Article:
The Horror Librarian: Can you tell us about your creative process? How do you go from idea to book?
Jonathan Maberry: I’m a structure guy. My training as a writer was in journalism, and I did magazine feature writing for twenty-five years before turning to (mostly) fiction. That discipline and process stuck, though it’s evolved a bit over the last few years.
I start with a concept and work it around in my head for a while to find a version of it that isn’t a retread of what’s already out there. Any trope, no matter how old or stale, can be given fresh life.
I go from concept to rough outline. I use old-school bullet-pointed outlines. I don’t, however, set it in stone because it’s unreasonable to think that you have all of your best ideas on the day you write your outline.
From there I usually write the first chapter of a book and then the last chapter (or epilogue). Writing the first chapter sets the tone and voice for me. Writing the last chapter gives me something to aim at. With short stories I write the first and last pages. Same effect.
Along the way I read chapters aloud, or my wife does. That helps me find word echoes, stilted dialogue, logic flaws, and other errors.
My writing schedule is pretty demanding. I write eight to ten hours each day. A little less on weekends. I don’t take days off from writing.
The Horror Librarian: What is your dream project? And what won't you ever write?
Jonathan Maberry: I have a bunch of dream projects. I’d love to write an episode of DOCTOR WHO. I’m a Who fan going back to Jon Pertwee. I’d also love to write a story set in the world of Middle Earth, but I don’t think the Tolkien estate will ever greenlight that kind of project.
Naturally I’d love to adapt my own works to TV, film or comics. I could write a script for DEAD OF NIGHT in my sleep. And I would love to write a TV series based on my first three novels, the Pine Deep Trilogy (Ghost Road Blues, Dead Man’s Song and Bad Moon Rising).
The Horror Librarian: What advice would you give to aspiring authors?
Jonathan Maberry: It’s important for aspiring writers to understand that while writing is an art, publishing is a business. Know both. Be good at both.
Also, when faced with multiple good ideas for your next writing project, pick the one that would be the most fun to write. Do that, follow the fun.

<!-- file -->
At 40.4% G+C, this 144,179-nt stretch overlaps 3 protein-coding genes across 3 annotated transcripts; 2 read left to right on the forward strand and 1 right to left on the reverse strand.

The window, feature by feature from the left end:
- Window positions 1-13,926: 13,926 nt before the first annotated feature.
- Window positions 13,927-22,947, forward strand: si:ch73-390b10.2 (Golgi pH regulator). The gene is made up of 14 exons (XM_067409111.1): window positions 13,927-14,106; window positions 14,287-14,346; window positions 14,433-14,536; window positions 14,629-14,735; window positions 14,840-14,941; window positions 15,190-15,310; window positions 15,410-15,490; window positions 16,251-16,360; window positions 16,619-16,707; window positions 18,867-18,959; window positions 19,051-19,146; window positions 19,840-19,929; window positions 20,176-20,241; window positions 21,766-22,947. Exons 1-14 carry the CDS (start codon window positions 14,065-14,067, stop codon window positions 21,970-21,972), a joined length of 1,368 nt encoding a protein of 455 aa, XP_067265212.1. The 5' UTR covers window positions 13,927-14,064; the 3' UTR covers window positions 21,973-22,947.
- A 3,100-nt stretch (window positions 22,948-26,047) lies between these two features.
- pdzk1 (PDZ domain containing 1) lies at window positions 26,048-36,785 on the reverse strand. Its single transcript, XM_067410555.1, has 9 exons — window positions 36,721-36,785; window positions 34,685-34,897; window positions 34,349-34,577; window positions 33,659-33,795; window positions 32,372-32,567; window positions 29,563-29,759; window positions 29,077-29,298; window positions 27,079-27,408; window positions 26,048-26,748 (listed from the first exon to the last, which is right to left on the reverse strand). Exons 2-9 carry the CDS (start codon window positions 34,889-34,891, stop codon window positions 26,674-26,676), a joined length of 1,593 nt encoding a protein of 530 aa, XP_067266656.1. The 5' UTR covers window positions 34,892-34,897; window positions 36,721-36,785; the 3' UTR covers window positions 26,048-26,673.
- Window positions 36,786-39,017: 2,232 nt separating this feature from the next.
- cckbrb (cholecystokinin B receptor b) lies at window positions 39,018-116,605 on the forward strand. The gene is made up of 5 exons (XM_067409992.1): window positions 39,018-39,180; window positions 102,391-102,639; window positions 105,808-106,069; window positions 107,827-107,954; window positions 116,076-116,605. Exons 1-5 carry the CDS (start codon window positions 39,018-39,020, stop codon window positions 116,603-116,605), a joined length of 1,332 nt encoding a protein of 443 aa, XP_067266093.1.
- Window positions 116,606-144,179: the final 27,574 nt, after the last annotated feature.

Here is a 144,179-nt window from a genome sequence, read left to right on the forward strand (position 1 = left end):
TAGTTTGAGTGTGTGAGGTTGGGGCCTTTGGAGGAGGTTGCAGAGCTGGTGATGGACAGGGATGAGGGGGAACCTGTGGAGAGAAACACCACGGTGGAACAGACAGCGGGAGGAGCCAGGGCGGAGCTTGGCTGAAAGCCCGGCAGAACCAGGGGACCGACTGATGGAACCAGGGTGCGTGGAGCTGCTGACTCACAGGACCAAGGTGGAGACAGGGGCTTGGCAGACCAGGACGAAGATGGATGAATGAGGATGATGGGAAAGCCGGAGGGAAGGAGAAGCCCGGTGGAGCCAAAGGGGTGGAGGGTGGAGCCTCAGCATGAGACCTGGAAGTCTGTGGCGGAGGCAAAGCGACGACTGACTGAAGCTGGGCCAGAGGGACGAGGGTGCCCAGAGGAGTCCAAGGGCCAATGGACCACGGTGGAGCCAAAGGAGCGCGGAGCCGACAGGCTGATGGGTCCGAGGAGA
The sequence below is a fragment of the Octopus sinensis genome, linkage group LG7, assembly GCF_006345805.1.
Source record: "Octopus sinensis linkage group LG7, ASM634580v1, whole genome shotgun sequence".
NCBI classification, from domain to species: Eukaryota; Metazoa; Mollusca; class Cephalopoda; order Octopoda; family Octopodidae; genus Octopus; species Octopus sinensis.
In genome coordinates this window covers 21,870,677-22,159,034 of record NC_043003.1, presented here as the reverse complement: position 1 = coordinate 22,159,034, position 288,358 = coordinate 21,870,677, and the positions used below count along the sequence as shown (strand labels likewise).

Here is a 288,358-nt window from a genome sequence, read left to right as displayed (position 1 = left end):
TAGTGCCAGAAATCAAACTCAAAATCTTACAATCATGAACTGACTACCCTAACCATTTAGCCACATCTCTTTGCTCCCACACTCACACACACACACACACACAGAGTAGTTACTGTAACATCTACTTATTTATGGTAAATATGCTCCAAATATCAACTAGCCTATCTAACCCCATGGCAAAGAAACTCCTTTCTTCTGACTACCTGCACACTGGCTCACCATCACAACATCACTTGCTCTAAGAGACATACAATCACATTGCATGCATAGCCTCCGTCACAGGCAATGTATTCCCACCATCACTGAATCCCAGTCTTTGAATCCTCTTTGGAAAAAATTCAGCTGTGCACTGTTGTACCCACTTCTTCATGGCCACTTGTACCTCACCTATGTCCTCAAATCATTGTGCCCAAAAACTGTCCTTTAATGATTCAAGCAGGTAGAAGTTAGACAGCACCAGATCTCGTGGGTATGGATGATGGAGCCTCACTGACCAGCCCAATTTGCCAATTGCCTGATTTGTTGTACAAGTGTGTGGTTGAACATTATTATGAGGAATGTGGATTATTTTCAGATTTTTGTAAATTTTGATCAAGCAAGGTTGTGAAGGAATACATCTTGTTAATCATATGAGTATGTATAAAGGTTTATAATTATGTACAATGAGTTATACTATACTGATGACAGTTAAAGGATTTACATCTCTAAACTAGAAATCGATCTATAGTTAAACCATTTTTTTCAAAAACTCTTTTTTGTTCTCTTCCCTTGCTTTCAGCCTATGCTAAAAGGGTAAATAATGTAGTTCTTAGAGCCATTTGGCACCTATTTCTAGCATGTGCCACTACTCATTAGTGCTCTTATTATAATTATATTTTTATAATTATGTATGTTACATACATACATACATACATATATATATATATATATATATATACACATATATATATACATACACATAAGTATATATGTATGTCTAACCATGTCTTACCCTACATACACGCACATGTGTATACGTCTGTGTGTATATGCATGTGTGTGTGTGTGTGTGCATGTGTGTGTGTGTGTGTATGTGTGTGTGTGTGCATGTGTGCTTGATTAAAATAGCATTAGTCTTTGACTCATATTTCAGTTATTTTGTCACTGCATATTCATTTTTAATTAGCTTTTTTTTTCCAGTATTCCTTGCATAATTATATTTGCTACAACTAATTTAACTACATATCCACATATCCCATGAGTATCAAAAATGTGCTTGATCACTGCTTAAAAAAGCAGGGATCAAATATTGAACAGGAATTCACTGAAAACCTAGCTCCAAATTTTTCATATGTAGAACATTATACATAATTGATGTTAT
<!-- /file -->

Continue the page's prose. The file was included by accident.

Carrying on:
Then, once you pick your story, write it all the way to the end before revising.
And…don’t let yourself get caught up in the mythology of being ‘a writer’. Forget writers block, forget waiting for the muse to speak to you. Write something. Write anything. If it comes out clunky, don’t sweat it. All first drafts are that way. You can always –ALWAYS—fix it in the rewrite.
The Horror Librarian: What books would you recommend (either fiction or nonfiction)?
Jonathan Maberry: The one writing book I recommend to everyone is Donald Maass’ Writing the Breakout Novel Workbook. That workbook has a series of exercises that help you get to the heart of your story. I go through it every time I start a new novel.
The Horror Librarian: List five things that are on your writing desk right now.
Jonathan Maberry: I have a lot of oddball things on my desk. Over the desk are shelves of books I’ve written and anthologies containing my stories. I have coffee mugs with my book covers on them. I have a hand-carved statue of Gandalf the Gray based on one of my sketches. I have a Shaun of the Dead statue. And there’s a remote control zombie that walks and moans.
The Horror Librarian: What are you reading this month?
Jonathan Maberry: I’m reading a bunch of stuff for possible cover quotes, and I have a slew of short stories to read for a class I’m teaching. Apart from that I’ve been trolling a lot of classic stuff –revisiting old friends, so to speak. I’m a few stories away from finishing the complete works of Robert Bloch, and the books on top of my to be read pile are Pariah by Graham Masterton, Swan Song by Robert McCammon, Cycle of the Werewolf by Stephen King, Floating Dragon by Peter Straub, and a bunch of small-press horror anthologies.
The Horror Librarian: As a horror author, your books often confront the dark side of human nature (and beyond) to scare the hell out of your readers. What scares you?
Jonathan Maberry: I’m not afraid of the boogeyman or the monster under my bed, but I have a sensible dread of misused technologies. Bioweapons and drones make me twitch because of all the research I’ve done on them for my novels. Although I’m a bit of a science geek, I’m realistic and cynic enough to know that many of the people who possess or control such things aren’t necessarily mature enough, smart enough, moral enough or sane enough to manage them with maximum safety or in ways that genuinely serve the common good. And our clumsy mishandling of antibiotics has resulted in a new generation of drug-resistant diseases. That’s scarier than anything with fangs or talons.
The Horror Librarian: Thanks, Jonathan!